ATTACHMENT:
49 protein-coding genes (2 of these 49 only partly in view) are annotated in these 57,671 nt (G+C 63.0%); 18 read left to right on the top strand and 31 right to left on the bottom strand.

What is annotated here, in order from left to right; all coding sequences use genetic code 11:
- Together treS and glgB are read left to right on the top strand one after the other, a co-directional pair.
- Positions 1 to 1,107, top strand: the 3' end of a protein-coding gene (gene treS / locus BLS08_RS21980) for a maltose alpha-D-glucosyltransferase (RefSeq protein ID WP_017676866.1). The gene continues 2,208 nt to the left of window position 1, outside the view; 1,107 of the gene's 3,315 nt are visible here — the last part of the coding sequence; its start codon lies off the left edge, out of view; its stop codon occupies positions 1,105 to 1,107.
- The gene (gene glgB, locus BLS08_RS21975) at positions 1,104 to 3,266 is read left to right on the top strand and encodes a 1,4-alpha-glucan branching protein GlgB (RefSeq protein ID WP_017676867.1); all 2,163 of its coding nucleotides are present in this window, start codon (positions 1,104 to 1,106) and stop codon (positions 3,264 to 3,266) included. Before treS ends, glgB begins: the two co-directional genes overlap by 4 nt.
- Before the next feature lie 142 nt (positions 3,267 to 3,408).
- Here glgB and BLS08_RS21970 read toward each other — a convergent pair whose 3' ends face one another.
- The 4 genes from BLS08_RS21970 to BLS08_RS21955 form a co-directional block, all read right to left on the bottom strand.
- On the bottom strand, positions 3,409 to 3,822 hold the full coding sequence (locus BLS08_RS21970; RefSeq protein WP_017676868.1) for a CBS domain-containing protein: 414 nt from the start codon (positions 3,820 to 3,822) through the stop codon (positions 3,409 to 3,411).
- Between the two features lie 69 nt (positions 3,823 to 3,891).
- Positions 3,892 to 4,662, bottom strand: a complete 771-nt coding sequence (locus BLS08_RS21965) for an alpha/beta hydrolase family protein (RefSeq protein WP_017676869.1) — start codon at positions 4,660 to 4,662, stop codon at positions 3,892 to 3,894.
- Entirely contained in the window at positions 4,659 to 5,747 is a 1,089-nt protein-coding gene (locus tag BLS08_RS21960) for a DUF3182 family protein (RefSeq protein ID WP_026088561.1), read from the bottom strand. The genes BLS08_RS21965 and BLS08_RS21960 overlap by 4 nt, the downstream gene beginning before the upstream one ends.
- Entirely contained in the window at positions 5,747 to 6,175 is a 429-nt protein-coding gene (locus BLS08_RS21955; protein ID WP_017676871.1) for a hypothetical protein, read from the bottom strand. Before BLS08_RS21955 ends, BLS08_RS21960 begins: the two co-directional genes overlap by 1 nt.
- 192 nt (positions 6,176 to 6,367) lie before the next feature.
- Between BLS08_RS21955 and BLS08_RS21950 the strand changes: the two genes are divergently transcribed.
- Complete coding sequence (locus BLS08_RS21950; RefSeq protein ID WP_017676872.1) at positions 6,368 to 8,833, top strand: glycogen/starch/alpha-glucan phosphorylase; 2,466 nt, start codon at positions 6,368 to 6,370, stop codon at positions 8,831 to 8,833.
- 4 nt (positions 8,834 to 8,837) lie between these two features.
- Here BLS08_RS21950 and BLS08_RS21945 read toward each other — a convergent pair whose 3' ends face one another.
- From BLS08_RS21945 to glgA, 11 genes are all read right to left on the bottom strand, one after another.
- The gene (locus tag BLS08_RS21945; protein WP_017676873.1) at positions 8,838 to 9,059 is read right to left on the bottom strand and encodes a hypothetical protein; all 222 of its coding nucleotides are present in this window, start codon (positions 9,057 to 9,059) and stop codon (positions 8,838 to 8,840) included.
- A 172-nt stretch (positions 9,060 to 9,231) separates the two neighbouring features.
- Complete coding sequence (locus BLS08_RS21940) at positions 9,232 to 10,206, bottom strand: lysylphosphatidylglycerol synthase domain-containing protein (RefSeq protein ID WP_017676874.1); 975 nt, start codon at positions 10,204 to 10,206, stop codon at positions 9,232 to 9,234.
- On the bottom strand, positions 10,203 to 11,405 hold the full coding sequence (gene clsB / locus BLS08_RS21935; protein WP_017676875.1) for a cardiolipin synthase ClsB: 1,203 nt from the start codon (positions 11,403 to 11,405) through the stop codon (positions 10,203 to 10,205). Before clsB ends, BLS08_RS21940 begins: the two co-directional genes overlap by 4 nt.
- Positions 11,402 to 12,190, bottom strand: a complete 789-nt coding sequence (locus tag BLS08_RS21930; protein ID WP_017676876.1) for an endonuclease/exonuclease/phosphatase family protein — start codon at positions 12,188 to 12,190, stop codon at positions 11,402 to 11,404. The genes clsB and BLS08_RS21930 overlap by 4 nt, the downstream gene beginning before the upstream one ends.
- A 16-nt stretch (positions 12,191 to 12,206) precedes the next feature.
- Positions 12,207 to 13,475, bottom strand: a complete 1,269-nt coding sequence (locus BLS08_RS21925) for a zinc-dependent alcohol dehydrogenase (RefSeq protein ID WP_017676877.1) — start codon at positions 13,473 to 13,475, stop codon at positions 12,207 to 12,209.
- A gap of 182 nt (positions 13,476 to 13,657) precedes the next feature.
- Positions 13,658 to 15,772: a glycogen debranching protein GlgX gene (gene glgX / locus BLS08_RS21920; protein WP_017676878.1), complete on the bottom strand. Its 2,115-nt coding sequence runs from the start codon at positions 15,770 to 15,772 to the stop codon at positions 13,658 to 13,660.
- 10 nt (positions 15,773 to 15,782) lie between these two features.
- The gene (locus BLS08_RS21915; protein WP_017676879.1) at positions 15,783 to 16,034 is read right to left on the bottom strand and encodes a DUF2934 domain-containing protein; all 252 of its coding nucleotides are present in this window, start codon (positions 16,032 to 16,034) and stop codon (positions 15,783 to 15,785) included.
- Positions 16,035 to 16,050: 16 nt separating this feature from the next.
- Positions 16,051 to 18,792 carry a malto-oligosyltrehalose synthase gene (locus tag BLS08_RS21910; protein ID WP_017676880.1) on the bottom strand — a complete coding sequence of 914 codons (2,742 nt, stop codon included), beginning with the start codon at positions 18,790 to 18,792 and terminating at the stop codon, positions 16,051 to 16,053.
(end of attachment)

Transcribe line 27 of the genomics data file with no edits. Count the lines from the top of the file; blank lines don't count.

- A gap of 182 nt (positions 13,476 to 13,657) precedes the next feature.